Death Rating of Doctors Hurting Healthcare? Study highlights complex issue

The statement of purpose for this blog pulls no punches. From my choice of words the reader can easily deduce that I am "mad as hell" and often ask myself how much more I can take. However, I fully recognize that the challenge of improving health care is, like most challenges we face today, complex and far from clear-cut. Sure, there are some things that ARE clear, at least IMHO, starting with television adverts for drugs. They don't help anyone but the shareholders of drug companies. Drug ads on TV should be banned. The laws that prevented them for so many decades should re-applied. Period. Do a little free reading here if you doubt this or dig into some of the scientific papers here.

But other issues are less clear cut. For example, should the public have access to a doctor's 'stats' such as survival rates for individual surgeons. This sounds like it might be a good idea. If I was about to have major surgery I would like to get some assurance that the doctor wielding the knife had a good track record. Indeed, a good friend of mine is facing hip surgery and found a set of stats in USAtoday that gave him pause. He was going to have the surgery done at Flagler Hospital in Saint Augustine, but Flagler only got one star in the ratings he found on the web, versus four stars at the hospital he chose instead. However, these ratings are tricky. Consider this chart. Flagler gets three stars for 2007, an improvement over one star for 2006.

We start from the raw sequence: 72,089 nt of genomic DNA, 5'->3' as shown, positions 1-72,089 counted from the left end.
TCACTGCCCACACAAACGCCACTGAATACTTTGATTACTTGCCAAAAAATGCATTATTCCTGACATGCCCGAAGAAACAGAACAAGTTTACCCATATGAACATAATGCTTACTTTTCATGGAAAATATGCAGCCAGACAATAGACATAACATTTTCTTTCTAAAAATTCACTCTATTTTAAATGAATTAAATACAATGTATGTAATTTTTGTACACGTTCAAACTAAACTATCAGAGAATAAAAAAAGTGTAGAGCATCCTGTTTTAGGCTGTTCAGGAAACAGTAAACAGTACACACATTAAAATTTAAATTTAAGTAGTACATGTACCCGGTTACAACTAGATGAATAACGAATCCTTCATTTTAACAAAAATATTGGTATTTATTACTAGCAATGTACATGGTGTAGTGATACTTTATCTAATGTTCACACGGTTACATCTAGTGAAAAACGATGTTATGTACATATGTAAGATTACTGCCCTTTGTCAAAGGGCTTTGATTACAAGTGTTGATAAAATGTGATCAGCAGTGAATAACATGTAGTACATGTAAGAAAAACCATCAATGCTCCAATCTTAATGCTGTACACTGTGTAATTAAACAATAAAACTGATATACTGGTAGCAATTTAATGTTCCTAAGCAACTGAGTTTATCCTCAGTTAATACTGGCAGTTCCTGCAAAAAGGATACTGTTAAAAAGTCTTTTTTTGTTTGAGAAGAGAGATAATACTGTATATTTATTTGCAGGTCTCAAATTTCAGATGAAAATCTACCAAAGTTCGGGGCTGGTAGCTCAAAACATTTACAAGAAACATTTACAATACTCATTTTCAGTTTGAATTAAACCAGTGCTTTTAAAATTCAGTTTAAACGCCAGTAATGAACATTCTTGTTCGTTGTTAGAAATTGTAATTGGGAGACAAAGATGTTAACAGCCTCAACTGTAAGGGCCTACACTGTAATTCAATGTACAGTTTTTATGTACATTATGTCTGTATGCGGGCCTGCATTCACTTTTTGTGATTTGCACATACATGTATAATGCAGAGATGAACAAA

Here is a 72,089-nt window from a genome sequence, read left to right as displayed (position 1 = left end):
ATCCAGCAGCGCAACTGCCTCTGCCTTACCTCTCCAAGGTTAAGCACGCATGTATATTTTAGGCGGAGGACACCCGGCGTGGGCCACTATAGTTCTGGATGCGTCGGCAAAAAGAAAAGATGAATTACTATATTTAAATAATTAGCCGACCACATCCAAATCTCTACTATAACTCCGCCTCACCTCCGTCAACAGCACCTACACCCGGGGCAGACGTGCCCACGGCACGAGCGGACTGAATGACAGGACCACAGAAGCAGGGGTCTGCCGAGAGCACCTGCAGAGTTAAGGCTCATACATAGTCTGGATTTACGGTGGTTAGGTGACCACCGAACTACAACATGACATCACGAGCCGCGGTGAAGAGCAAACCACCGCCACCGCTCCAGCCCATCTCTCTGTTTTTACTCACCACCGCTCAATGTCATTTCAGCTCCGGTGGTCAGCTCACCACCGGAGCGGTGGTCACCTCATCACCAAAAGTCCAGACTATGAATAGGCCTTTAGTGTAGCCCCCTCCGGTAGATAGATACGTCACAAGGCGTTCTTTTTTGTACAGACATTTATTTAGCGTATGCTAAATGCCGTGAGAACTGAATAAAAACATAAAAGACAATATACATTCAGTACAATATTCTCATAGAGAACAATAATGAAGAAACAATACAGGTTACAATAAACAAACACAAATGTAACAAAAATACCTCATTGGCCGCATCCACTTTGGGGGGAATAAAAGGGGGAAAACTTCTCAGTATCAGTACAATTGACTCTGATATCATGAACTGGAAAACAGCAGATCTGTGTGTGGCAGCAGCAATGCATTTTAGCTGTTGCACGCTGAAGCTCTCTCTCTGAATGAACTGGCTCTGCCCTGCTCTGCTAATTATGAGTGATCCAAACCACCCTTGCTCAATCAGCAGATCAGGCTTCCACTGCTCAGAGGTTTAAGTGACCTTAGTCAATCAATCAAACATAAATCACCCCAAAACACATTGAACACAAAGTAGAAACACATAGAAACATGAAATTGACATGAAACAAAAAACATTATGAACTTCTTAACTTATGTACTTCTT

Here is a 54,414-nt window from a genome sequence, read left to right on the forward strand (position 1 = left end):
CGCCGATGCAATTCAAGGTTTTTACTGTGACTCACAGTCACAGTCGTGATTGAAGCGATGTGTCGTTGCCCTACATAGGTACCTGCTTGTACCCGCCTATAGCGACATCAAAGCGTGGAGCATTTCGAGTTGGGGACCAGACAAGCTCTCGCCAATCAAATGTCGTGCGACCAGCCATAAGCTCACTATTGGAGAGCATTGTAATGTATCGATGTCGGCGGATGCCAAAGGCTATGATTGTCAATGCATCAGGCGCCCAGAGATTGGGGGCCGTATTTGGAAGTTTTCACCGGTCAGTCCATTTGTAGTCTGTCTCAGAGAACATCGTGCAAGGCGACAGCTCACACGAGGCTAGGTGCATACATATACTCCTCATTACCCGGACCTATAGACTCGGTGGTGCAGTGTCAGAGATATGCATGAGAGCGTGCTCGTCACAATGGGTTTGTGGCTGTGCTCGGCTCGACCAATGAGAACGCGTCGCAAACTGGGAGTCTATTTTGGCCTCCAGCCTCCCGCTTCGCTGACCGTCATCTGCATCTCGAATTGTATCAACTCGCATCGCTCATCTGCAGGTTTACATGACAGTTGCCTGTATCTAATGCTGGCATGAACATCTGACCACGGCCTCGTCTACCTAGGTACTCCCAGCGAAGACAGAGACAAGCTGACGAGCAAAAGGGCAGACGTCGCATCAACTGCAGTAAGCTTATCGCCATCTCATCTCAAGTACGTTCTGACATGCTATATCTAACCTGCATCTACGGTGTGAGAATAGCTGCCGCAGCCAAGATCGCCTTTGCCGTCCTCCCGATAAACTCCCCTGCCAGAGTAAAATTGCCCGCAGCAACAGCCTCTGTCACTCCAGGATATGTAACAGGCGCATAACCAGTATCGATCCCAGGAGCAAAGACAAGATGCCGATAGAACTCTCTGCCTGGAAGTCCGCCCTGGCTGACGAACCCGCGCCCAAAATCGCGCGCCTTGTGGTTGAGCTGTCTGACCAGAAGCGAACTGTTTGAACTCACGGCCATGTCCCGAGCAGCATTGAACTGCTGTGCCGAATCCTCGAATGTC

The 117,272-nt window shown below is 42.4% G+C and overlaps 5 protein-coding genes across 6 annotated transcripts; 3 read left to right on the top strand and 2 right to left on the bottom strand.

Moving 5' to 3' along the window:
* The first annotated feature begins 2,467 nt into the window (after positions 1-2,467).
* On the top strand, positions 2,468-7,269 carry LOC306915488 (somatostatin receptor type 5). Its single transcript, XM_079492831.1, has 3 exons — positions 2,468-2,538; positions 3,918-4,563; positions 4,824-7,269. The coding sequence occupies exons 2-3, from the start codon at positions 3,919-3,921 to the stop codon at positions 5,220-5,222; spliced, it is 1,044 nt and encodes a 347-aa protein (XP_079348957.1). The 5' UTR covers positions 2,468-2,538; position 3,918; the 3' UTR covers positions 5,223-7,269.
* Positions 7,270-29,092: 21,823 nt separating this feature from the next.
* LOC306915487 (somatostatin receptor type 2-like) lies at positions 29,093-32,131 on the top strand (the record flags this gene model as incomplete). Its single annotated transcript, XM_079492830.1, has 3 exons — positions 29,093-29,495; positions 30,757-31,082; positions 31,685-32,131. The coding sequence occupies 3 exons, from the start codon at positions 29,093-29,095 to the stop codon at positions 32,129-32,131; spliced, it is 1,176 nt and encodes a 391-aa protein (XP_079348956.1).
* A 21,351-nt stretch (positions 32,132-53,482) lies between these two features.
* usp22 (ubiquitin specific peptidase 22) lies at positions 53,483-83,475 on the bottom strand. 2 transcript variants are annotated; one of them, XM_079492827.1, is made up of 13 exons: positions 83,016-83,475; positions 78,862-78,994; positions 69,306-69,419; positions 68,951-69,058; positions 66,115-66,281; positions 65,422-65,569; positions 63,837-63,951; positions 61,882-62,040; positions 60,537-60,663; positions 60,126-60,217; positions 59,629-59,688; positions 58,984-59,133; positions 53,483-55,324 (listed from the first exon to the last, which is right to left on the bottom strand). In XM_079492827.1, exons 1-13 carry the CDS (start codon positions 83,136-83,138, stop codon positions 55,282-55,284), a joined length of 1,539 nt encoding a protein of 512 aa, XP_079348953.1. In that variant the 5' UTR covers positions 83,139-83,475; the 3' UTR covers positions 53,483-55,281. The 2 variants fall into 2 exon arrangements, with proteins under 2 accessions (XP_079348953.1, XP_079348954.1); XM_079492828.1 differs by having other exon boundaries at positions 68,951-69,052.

Not knowing who or what stats to believe is only part of the problem. Consider this story in the Boston Globe about death rating doctors. And now consider this comment by Twila Brase, president of the Citizens' Council on Health Care:

"Physician report cards threaten patient access to medical treatment. Doctors who fear that the death of a patient will be a black mark against them have been found to avoid the patients that need them the most. Increasingly, patients may find doctors unwilling to try a risky procedure that could actually save them."
I don't always agree with Twila, but have remained on her mailing list because she often highlights the other side of the coin, so to speak. The CCHC web site is certainly worth a look.

As for the answers, well it seems to me that under a free market system anyone can get a good rating for their product or service, they just have to find the right rating entity, and invent one if there is not a pliant one to be found. Wouldn't a government rating system be better? After all, we get government crash test ratings for our cars. And would it not be better for those ratings to apply to a surgical practice as a whole, rather than single out individual doctors? Further research on the effect that Twila highlights is clearly needed.

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